The Berkshires are about 2.5 hours drive from New York City; it is a very pretty drive up there and the area itself is more sophisticated and pleasant than the Catskills. You could spend a very full day seeing museums such as the Norman Rockefeller (20th century American art), the Clark (several centuries of classic Euopean and American art), the Mass Moca (modern art in a very large exhibition space which makes it more interesting than normal), and the Shaker Village (working farm to demonstrate the Shaker utopian community of the 18th and 19th centuries). The museums are very good here and worth the drive. The Clark in particular houses many treasures moved here from New York to avoid nuclear attack and their restorations of very old works are particularly vivid. Everything in the Mass Moca is on loan so the exhibition changes every year.

The Wheatleigh is nice and secluded (several miles from anywhere) but overpriced for the property and what you get (next to nothing beyond the room which is nothing much), and there are better values elsewhere. You cannot walk out of there spending less than $2,000 over a 3 day weekend with food and lodging. Other choices are the Blantyre in Lenox for luxury and the Wainwright Inn (more a bed and breakfast but very close to center of town in Great Barrington). I stayed at the Wainwright a few years ago and it was quite good at one-third the price and a better place to be stuck for a Saturday. No matter how much Americans think Europe and Asia is a ripoff, they should travel a bit in the 5-star category in the US to see just how ridiculously priced our own hotels are. For the price of a fairly standard room at the Wheatleigh, you could get a much nicer junior suite on the lake at Villa D’Este in Como which itself is extraordinarily expensive or the Imperial Suite at the Grand Hotel in Abano; food and beverage in Europe is also cheaper — you can get a full all-you-can-eat meal at a 5-star resort in Abano with French service for half the price of a dinner at the Wheatleigh. I spoke with at least 4 other rooms in the hotel (a quarter of the guests) who travel quite a bit and can compare and we all agreed on this.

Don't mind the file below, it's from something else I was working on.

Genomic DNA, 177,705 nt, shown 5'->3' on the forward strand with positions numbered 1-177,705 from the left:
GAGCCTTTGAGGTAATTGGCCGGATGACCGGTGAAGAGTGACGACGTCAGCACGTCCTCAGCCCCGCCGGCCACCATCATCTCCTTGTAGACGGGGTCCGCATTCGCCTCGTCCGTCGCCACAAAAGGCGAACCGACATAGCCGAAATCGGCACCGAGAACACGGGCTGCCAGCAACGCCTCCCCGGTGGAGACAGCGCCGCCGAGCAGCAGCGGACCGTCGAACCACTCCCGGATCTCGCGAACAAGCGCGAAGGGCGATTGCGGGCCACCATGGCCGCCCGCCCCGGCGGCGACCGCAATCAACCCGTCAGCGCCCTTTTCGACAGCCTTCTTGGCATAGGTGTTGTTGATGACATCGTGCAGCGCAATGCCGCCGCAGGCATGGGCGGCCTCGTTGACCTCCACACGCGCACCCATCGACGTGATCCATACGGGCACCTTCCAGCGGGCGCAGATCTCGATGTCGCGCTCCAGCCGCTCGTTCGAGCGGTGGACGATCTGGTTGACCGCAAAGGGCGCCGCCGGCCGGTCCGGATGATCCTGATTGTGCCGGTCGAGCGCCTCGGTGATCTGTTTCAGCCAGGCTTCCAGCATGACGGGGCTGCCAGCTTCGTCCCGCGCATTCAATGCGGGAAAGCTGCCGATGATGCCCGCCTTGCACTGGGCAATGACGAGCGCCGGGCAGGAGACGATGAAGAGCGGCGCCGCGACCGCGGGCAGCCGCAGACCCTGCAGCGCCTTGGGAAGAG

Go to notes and photos on European Travel this month: Zurich, Monaco, (Italy: Abano, Milano, Sermione, Como), Dublin.